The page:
LEGCO Paper No. CB(2) 86/96-97
(The minutes have been seen by the Administration)
Ref : CB2/BC/42/95/S2
Bills Committee on the
(No. 2) Bill 1996
Minutes of the Third Meeting held on Monday, 16 September 1996 at 10:45 a.m.
in Conference Room B of the Legislative Council Building
Hon Emily LAU Wai-hing (Chairman)Members Absent
Hon Howard YOUNG, JP
Hon LEE Cheuk-yan
Hon IP Kwok-him
Hon James TO Kun-sun ]away from Hong KongPublic Officers Attending
Hon Ronald ARCULLI, OBE, JP*
Hon CHENG Yiu-tong ]other commitments*
Hon Albert HO Chun-yan*
Hon Bruce LIU Sing-lee*
Staff in Attending
- Ms Ingrid HO Pui-yan
- Principal Assistant Secretary for Security
- Mr Vidy CHEUNG
- Senior Crown Counsel
- Mr LAI Tung-kwok
- Assistant Director of Immigration (Acting)
- Mr YIM Kwan-hoi
- Principal Immigration Officer
- Mr LEE Yu-sung
- Senior Assistant Legal Adviser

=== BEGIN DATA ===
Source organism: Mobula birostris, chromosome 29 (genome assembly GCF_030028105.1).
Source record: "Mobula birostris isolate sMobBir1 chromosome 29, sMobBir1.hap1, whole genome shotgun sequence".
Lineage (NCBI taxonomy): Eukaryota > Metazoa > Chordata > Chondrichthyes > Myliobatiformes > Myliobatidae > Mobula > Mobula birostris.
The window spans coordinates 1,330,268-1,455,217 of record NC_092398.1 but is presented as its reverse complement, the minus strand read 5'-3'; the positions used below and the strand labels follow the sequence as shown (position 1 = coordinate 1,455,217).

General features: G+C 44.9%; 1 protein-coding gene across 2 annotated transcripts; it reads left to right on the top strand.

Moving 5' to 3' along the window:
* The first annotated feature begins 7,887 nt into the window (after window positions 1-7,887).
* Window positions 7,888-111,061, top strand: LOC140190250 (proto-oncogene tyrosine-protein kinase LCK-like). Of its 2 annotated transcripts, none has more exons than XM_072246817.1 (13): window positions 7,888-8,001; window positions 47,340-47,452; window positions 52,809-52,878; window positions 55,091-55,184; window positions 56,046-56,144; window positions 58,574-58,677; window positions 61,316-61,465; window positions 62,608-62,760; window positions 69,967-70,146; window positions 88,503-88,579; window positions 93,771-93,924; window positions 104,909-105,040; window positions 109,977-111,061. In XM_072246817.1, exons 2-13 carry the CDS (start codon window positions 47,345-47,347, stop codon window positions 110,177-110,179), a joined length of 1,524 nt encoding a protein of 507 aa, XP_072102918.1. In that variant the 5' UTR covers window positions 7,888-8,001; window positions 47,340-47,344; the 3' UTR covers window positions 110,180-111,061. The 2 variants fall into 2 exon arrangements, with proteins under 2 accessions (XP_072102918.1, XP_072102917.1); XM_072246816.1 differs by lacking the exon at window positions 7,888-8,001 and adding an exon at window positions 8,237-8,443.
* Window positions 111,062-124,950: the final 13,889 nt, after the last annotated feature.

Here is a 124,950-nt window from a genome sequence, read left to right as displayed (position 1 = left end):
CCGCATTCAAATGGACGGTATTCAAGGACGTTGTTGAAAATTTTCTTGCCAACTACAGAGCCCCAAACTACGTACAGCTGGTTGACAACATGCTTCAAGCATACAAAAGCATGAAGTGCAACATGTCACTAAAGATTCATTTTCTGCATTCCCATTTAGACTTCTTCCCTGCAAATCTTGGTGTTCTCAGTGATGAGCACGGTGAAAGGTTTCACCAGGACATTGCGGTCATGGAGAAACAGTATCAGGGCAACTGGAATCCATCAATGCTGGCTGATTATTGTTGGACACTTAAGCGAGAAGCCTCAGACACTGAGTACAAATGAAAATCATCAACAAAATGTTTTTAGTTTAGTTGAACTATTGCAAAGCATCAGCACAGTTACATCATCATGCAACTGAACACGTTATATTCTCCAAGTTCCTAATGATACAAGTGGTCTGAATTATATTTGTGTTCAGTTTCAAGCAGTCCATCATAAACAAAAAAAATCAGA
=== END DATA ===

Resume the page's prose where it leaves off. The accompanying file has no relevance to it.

- Miss Connie FUNG
- Assistant Legal Adviser 3
- Mrs Sharon TONG
- Chief Assistant Secretary (2)1
- Mr Paul WOO
- Senior Assistant Secretary (2)5
I.Matters Arising from the Last Meeting
The Immigration Department's telephone hot-line and the system in keeping records of enquiries
To follow up on the discussion at the last meeting, Mr YIM Kwan-hoi informed members that whenever a call was made from an employer to the telephone hot-line of the Immigration Department (the Department), the officer handling the enquiry would record the details in a standard information sheet. The record would include such information as the name of the person making the enquiry, the name of the officer answering the call, the content of the enquiry as well as the actions taken on the enquiry etc. At the end of the conversation, the officer would verbally inform the enquirer of the official reference number as regards the latter's enquiry. The relevant information would also be entered in a master register which was kept separately from the individual information sheets. These documents would be kept for five years. For enquiries directed to the hot-line after office hours, the calls would be tape-recorded and answered by Immigration Officials on the following day.